“It has been a challenge but it has been very rewarding.

“Family violence is such a difficult area and Rosie has put it on the national agenda, so it has been a unique opportunity to work with Rosie, and our board now is nearly established, it is a very respected board, high profile board.”

Mannix-Fell said she had helped build the Luke Batty Foundation from scratch.

“When I first came there was only two people on the board so it has been a building of the entire organisation, from the ground up and the strategic plan. We didn’t have any of that, so I started doing the scoping document and the strategic plan, it was really putting everything place,” she said.

“When I first got there I had to go and buy a phone and a computer. It was starting from scratch.”

As part of the foundation’s new staffing structure, the organisation will also hire a chief operations officer, to support Batty in her public and strategic engagements, and the day to day operations of the organisation.

Mannix-Fell said the business model will help carry the foundation forward.

“Rosie is fantastic but she is travelling a lot and she will continue to travel but that is why we have the put the model together where… we have an outward looking CEO, if you like, and then the COO more of an operational type person, we think that is a model that will go forward… Oxfam International have a very similar model,” she said.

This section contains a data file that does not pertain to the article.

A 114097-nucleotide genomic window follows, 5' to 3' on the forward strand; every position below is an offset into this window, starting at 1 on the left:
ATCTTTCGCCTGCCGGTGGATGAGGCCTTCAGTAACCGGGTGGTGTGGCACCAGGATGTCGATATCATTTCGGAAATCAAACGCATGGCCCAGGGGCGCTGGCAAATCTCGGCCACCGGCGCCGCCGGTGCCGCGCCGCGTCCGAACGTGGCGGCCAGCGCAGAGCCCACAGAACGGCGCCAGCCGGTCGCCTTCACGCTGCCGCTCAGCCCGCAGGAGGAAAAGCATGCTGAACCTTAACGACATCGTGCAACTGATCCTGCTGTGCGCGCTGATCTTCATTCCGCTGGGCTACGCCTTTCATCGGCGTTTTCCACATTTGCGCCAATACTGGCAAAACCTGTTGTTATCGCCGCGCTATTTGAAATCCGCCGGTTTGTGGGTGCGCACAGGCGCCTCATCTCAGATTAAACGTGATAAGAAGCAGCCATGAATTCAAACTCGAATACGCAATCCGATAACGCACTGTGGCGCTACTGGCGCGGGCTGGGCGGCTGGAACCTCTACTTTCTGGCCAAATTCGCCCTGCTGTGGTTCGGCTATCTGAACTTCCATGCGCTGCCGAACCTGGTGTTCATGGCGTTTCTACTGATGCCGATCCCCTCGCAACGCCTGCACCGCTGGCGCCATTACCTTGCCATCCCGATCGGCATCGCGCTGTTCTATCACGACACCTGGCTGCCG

“Rosie now has an EA and someone around social media and the board is in place and we are getting a COO so it is all looking good.

“I would like it to be the foundation that is an authority on family violence.

“Rosie has a vision of always being collaborative and working with people in the sector who have the knowledge rather than we try and do it all.

“We are working with Our Watch for example, around respectful relationship education in primary schools, we’ve got a major grant from the Myer Foundation to undertake that work, but we are not running the program, because we don’t have the people on the ground but Our Watch do, so it is a partnership like that. So we envisage doing more of that sort of stuff, working with the people who have the knowledge and skills, but not necessarily undertaking the programs ourselves at this stage.”